89.3 F
Charlotte Amalie
Friday, August 19, 2022
HomeNewsArchivesVIPD, Justice Department and Governor Praise Guilty Verdicts

VIPD, Justice Department and Governor Praise Guilty Verdicts

Police, Justice Department officials and the governor praised the jury’s guilty verdicts against two accused killers of V.I. Police Officer Wendell Williams in a statement that seemed to take the verdicts as vindication of the police department’s handling of the case.

During the trial, it came out that an eyewitness gave a statement to police in Miami in 2002, implicating Rivera, Ventura and others in Williams’ 2001 death, but the case languished for a number of years.

On Thursday, after a day and a half of deliberation, 12 jurors unanimously convicted Jose G. Ventura, 43, of Estate Whim and Jose M. Rivera Jr., 39, in the June 2001 torture and murder of Williams. The V.I. Superior Court jury acquitted Maximiliano Velasquez, 40, of Estate Clifton Hill.

Attorney General Vincent Frazer praised the lone prosecutor in the high-profile case, Assistant Attorney General Kip Roberson, as well as the VIPD. “We honor the findings of the jury and we believe that justice has been served by this verdict. There is no doubt that the responsible persons have been held accountable for the death of Corporal Williams,” he said He also thanked the FBI for their help.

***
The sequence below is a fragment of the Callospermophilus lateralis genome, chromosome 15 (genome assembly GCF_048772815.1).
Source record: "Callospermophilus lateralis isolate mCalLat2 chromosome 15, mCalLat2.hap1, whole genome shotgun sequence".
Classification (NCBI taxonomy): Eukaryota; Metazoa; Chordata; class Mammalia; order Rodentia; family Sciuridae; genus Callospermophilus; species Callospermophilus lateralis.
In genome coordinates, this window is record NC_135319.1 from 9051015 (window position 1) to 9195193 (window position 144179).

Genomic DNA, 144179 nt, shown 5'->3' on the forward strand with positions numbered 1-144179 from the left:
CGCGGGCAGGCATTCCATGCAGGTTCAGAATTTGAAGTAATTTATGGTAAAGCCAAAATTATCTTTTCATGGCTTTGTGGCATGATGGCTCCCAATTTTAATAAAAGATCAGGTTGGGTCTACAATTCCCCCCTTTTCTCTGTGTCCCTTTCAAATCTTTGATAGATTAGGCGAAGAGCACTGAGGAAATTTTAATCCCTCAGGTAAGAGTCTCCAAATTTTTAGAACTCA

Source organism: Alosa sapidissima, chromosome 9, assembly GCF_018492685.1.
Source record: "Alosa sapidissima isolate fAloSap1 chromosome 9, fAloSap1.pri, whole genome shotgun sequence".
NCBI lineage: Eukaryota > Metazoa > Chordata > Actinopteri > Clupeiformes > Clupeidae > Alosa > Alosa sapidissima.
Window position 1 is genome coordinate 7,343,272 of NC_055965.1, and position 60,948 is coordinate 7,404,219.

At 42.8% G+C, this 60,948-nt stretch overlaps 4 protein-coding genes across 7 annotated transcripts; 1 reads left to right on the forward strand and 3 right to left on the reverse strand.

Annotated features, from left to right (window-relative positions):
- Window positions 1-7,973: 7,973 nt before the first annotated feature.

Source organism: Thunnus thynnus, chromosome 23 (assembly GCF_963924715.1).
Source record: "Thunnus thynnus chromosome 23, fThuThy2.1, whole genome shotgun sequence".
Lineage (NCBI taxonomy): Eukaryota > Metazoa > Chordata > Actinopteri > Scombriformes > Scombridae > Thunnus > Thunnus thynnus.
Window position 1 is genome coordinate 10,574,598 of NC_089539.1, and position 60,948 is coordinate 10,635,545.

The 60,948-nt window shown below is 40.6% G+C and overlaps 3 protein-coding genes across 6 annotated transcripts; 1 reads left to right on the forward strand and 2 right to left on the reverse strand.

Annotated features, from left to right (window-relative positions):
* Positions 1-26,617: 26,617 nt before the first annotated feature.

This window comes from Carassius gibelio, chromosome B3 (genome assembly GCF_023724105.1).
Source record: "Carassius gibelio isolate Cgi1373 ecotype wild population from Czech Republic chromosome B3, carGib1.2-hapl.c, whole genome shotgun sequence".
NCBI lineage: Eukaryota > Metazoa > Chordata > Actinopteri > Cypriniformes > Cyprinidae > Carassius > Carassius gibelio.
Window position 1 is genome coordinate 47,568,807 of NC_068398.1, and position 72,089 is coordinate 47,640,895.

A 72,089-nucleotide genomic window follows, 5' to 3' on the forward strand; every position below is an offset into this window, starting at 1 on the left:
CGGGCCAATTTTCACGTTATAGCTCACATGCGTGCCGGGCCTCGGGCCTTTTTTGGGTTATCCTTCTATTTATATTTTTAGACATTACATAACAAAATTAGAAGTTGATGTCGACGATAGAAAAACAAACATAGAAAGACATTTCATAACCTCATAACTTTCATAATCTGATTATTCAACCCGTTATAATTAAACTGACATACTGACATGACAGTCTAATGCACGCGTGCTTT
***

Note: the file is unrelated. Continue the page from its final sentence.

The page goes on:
Advertising (skip)

Gov. John deJongh Jr. weighed in, saying this "case has lingered since 2001 when Corporal Williams vanished after completing a tour of duty with the VIPD. Tonight his family and friends can finally begin to experience closure now that a verdict has been reached. Ultimately they have carried the heaviest burden during this ordeal and our prayers remain with them.”

DeJongh said the verdict showed the strength of the Virgin Islands justice system. “It took 11 years to crack the case and two years to bring the case to trial but we are confident that justice has prevailed," deJongh said.

Police Commissioner Rodney Querrard said sometimes there is the belief that the wheels of justice are not turning or are turning too slowly. Thursday’s verdict, he said, proves that the wheels of justice are turning and that it is just a matter of time before the truth is revealed.

“I want to thank all who were involved in one way or the other in bringing closure to the family and friends of our fallen brother, Police Corporal Wendell Williams,” he said.

Querrard said further that justice was served with the convictions rendered. “The Virgin Islands Police Department, along with all law enforcement agencies in the territory, local and federal, will continue to do everything in our power, with the assistance of each of you, to do what is right for our people and our many visitors. We, as a community, cannot and must not let those ‘certain few’ continue to wreak havoc with the belief that no one will speak out,” he said.

According to the Government House statement, Assistant Police Commissioner Thomas Hannah said that a cloud of doubt has been lifted off of the shoulders of the VIPD with these convictions. “I would like to thank the Virgin Islands community for its support and well wishes throughout this ordeal,” Hannah said.

He gave thanks “to the diligent and hard work of all the officers and attorneys who were involved.”

“My thanks go out especially to the Corporal Williams’ family who shouldered the heaviest burden for such a long period of time,” Hannah said, adding that their faith never wavered and that now they might close this chapter and allow Williams to rest in peace. “Justice has been served and those convicted today will finally be punished,” he said Thursday.